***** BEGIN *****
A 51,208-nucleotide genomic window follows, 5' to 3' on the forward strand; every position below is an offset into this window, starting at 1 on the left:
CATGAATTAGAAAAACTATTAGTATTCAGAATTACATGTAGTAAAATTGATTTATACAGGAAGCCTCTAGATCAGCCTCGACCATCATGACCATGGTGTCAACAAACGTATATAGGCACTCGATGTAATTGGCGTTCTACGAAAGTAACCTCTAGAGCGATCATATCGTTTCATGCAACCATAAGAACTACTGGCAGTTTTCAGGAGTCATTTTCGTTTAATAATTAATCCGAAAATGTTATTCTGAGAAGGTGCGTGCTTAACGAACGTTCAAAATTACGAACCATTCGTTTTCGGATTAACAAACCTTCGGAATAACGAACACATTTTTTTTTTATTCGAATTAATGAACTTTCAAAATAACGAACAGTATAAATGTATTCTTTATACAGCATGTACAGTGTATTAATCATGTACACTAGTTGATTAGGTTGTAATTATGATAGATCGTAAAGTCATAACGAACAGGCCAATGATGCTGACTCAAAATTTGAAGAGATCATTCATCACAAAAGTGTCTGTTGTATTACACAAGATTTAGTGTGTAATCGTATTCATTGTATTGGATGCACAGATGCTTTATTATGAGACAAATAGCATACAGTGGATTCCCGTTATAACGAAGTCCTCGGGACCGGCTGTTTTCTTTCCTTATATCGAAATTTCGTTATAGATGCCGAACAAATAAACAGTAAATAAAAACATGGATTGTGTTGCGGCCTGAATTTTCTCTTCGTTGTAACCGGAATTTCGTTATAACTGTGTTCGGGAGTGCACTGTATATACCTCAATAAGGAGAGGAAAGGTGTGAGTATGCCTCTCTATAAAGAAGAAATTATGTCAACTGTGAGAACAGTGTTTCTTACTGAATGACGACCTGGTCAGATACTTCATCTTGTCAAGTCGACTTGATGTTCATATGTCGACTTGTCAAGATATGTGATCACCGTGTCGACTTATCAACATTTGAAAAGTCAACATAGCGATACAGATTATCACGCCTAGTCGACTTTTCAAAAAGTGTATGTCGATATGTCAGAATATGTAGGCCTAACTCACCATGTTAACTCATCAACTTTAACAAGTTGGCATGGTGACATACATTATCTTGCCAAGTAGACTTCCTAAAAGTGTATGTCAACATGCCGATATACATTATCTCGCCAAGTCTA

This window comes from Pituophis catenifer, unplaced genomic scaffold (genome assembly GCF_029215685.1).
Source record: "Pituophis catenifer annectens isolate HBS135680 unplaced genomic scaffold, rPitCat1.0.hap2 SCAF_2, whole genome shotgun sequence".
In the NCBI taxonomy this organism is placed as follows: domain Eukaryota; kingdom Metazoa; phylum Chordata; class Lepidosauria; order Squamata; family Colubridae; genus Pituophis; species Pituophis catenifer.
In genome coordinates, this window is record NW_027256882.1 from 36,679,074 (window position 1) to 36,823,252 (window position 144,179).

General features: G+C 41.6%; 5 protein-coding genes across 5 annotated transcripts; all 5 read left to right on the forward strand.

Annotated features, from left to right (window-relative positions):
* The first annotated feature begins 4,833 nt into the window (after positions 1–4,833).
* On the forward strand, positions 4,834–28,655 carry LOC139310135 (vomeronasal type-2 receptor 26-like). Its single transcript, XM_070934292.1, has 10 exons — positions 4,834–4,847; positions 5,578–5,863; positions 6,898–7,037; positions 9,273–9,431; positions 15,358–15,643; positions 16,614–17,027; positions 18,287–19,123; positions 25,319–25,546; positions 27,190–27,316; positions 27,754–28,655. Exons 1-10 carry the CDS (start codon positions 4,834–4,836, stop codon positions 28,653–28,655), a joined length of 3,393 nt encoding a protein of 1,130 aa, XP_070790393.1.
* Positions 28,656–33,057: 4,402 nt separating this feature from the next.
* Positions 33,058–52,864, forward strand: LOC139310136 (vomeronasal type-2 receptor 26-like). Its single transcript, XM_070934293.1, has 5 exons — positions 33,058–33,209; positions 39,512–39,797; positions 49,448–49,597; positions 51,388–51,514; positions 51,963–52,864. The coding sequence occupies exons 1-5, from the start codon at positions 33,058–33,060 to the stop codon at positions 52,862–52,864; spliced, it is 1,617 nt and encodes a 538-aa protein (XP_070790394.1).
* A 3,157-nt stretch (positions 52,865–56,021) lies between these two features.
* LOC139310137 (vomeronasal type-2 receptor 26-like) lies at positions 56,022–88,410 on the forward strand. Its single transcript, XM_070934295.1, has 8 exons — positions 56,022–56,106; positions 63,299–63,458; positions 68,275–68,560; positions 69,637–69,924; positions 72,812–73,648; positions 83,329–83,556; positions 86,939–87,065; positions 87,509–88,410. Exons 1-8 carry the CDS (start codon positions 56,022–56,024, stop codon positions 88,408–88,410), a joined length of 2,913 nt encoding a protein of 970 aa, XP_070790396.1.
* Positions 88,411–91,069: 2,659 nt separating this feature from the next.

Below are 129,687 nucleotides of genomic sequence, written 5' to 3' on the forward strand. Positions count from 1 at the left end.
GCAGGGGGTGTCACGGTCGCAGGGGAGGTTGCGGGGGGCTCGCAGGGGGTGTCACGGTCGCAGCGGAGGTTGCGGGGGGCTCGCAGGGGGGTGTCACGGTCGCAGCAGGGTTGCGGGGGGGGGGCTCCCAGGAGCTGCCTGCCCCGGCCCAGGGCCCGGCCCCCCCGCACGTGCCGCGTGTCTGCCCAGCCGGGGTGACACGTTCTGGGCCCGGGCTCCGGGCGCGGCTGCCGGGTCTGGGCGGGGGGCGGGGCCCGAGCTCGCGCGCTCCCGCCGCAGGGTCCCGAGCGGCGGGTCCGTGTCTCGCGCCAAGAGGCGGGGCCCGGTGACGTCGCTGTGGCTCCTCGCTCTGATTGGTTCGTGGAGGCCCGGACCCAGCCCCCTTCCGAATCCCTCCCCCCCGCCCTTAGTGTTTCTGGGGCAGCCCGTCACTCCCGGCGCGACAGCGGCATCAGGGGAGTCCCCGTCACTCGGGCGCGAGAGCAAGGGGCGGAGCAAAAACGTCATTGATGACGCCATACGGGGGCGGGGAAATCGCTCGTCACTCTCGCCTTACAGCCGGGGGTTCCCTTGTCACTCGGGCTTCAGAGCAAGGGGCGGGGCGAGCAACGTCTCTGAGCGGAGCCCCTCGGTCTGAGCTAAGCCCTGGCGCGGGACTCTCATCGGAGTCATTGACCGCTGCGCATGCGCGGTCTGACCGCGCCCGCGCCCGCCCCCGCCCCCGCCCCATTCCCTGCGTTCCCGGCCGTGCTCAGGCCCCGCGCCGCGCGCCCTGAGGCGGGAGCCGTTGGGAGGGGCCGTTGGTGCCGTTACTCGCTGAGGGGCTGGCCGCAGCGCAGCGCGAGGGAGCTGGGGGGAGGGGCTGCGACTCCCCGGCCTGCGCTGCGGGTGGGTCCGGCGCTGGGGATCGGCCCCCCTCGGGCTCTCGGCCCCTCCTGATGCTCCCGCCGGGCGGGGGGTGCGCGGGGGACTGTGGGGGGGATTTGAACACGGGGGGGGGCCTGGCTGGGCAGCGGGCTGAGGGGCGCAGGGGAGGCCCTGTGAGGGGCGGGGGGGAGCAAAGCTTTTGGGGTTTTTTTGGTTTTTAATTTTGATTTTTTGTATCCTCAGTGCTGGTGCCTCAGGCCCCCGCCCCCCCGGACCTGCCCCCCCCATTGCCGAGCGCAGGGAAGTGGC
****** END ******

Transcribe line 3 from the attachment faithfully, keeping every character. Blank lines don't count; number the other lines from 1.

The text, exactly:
This window comes from Pituophis catenifer, unplaced genomic scaffold (genome assembly GCF_029215685.1).